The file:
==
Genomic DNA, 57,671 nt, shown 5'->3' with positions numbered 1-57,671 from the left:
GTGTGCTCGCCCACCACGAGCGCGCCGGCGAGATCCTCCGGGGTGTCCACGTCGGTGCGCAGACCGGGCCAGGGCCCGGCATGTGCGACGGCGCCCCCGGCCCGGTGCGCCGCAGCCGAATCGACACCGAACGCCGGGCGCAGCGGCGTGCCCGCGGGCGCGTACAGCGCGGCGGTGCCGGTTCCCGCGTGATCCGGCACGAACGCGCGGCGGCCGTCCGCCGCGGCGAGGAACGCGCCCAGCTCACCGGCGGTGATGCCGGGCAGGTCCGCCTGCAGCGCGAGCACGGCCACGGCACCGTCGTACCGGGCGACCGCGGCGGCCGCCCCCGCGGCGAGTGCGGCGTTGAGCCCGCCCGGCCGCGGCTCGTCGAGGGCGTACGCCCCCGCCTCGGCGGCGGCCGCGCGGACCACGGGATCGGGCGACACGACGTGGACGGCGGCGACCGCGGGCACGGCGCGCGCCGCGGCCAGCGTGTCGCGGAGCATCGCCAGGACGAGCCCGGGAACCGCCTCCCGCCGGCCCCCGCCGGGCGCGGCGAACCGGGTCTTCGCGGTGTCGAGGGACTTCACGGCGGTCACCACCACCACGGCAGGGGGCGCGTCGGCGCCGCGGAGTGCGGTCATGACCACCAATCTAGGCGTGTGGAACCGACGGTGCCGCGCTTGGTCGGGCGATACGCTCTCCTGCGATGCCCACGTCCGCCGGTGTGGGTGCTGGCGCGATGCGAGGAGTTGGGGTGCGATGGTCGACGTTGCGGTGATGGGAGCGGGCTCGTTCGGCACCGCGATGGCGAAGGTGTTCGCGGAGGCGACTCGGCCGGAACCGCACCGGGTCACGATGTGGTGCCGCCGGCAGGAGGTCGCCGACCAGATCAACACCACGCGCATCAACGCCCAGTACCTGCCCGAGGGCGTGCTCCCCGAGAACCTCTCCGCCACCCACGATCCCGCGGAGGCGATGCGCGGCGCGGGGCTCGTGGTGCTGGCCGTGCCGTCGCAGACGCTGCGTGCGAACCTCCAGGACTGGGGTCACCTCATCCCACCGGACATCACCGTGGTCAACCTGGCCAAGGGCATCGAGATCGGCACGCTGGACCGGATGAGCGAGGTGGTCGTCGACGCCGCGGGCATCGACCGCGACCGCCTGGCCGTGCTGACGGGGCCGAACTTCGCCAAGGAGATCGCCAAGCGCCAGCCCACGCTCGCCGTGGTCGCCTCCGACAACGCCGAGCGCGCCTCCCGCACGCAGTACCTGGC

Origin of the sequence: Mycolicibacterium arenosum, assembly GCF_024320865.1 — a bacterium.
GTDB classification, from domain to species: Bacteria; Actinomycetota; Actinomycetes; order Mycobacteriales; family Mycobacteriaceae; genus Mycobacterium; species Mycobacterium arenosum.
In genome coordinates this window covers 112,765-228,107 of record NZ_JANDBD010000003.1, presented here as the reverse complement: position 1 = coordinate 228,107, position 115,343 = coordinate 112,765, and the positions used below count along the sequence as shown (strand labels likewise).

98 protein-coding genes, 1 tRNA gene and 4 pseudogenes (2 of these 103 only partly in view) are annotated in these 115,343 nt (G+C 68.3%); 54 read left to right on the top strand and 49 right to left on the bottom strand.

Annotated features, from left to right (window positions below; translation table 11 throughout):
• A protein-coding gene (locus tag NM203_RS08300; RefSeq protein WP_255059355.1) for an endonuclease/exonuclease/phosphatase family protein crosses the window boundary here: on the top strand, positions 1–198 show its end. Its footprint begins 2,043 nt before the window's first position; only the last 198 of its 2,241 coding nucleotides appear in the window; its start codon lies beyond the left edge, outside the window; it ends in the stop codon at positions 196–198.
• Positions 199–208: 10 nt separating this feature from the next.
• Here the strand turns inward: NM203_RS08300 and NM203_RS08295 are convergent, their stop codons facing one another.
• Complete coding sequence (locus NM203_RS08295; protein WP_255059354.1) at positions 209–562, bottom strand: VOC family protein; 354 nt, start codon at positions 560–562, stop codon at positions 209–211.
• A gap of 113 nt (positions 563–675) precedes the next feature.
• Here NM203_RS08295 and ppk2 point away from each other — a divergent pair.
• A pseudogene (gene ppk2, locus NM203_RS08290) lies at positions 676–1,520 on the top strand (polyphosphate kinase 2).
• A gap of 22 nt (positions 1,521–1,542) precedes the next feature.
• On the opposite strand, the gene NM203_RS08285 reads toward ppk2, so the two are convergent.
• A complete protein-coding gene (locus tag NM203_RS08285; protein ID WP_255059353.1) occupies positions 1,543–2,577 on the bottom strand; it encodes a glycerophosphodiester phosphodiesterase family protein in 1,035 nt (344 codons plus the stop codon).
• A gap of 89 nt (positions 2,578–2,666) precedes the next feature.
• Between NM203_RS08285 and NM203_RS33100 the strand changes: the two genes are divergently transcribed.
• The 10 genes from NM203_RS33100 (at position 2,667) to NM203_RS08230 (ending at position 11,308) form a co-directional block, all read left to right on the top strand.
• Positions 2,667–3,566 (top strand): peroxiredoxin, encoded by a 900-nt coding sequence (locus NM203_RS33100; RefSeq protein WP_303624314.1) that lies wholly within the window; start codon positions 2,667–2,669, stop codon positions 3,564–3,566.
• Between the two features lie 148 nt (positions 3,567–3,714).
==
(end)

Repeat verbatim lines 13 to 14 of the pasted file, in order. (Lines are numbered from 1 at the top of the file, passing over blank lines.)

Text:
• Here NM203_RS08295 and ppk2 point away from each other — a divergent pair.
• A pseudogene (gene ppk2, locus NM203_RS08290) lies at positions 676–1,520 on the top strand (polyphosphate kinase 2).